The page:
Stephen M’s review published on Letterboxd:
In spite of all the hype and promotion by Netflix and the star-packed cast, this Southern Gothic story is a mess - an interesting mess but a mess nonetheless. A tale of backwoods religiosity, duplicity and revenge, it's set in 1950s/1960s West Virginia and Ohio, it has multiple storylines that gradually converge as it jumps back and forth between generations.
What held my interest throughout was the talented cast and especially Tom Holland who plays a young teenager Arvin Russel, the center of the film. He's seconded by Robert Pattinson, who plays a sleazy preacher who clearly doesn't practice what he preaches. And there's a host of other well-known actors - including Bill Skarsgard, Haley Bennett, Riley Keough and Sebastian Stan - in smaller roles. The director Antonio Campos has captured the backwoods atmosphere quite well and it's well photographed.
The problems are multiple, though. Most of the characters are not fully developed so the motivations for their bad behavior are unclear or simplistic. Be prepared for tons of gratuitous violence throughout the film, primarily brutal gun violence with the gory aftermath presented at close range. In fact, by the end of the film most of the main characters have been killed off, often by another main character. There's a subplot about a weird serial killer couple that seems lifted from another film. The religious themes are all very broadly played and over-the-top, ranging from fanatical to hypocritical to delusional. There's an annoying voiceover narration by the author of the novel that the film's adapted from. And the by-now overdone use (as in so many contemporary films) of pop tunes , cars and radio/TV programs as markers of the time period.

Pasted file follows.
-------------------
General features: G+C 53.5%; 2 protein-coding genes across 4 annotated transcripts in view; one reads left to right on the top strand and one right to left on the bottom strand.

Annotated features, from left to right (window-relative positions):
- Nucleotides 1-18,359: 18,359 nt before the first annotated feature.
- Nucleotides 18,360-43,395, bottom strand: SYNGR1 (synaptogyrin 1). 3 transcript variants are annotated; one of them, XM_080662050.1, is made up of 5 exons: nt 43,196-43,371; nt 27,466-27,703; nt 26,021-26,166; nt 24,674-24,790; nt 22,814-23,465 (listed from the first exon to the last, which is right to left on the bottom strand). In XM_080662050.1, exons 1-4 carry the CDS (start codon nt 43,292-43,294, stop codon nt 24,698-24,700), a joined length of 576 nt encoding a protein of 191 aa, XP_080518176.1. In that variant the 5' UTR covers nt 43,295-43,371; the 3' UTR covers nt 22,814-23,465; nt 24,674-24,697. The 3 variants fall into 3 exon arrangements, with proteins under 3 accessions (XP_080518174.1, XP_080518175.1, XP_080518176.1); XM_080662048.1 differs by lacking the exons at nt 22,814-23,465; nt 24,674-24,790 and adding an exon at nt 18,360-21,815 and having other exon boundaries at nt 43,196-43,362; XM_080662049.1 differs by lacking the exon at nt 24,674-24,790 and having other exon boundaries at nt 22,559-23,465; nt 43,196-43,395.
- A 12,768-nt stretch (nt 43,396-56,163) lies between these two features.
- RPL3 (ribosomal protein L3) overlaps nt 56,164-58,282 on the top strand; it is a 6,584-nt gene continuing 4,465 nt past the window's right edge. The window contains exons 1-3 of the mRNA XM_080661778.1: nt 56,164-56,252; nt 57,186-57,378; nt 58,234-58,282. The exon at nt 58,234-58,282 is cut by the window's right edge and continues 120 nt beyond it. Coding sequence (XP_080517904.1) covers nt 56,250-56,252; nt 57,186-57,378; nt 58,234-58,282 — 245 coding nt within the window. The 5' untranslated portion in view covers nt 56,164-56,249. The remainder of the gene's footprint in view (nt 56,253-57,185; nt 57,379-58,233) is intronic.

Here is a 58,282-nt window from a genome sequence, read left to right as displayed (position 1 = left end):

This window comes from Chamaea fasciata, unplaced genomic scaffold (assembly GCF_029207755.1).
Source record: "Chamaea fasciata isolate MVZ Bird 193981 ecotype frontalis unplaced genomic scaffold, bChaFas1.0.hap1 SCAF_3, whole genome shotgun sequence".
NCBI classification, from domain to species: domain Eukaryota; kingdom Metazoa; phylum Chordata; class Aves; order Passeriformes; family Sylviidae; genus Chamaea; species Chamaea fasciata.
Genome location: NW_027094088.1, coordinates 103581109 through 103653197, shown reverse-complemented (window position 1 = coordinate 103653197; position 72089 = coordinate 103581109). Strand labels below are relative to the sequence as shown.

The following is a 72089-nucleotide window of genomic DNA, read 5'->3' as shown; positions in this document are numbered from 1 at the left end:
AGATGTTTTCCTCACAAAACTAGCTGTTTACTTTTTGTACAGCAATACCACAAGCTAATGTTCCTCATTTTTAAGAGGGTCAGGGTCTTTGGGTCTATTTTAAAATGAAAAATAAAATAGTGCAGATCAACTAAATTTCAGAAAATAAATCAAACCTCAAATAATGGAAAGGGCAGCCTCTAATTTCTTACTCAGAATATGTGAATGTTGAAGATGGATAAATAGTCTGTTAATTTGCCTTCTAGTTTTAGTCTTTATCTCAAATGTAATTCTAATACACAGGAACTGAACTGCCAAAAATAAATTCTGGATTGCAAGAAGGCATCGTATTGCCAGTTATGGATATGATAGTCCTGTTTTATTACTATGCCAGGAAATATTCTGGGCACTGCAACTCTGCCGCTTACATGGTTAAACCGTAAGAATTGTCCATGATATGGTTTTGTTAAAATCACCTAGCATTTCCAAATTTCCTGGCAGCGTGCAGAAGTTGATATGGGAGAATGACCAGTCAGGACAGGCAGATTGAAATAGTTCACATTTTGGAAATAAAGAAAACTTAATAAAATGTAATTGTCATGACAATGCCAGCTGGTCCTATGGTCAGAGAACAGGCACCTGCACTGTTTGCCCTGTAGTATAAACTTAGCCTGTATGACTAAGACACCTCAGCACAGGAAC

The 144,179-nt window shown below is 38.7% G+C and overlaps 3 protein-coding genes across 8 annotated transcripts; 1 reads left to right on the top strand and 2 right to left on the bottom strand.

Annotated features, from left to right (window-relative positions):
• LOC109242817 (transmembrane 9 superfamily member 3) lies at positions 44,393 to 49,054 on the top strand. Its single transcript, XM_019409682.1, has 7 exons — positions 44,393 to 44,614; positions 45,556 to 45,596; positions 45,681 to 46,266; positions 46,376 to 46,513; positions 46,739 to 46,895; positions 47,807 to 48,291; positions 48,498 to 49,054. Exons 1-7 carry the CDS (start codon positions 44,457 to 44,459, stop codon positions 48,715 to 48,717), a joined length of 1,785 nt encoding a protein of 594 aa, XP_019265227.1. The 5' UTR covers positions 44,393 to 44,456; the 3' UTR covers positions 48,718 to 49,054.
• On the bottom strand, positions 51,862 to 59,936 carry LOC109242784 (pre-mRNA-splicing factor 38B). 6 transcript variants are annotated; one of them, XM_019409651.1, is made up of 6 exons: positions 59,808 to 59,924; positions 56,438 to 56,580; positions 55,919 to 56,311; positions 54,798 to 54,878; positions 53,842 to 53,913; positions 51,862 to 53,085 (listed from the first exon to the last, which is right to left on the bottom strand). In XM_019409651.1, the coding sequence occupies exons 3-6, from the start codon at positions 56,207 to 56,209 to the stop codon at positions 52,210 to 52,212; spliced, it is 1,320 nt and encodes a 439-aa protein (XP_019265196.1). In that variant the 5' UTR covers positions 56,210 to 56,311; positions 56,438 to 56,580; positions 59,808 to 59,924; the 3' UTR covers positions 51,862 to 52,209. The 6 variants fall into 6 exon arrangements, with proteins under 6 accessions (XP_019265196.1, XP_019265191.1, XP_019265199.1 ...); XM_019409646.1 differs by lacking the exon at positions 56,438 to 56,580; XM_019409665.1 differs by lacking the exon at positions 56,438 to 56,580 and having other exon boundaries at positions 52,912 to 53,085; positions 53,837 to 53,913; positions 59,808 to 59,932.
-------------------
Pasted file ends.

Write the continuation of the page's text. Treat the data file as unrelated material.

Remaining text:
In spite of all this, it's strangely watchable and I stayed with it for its lengthy 2 hours and 18 minutes runtime. But not again.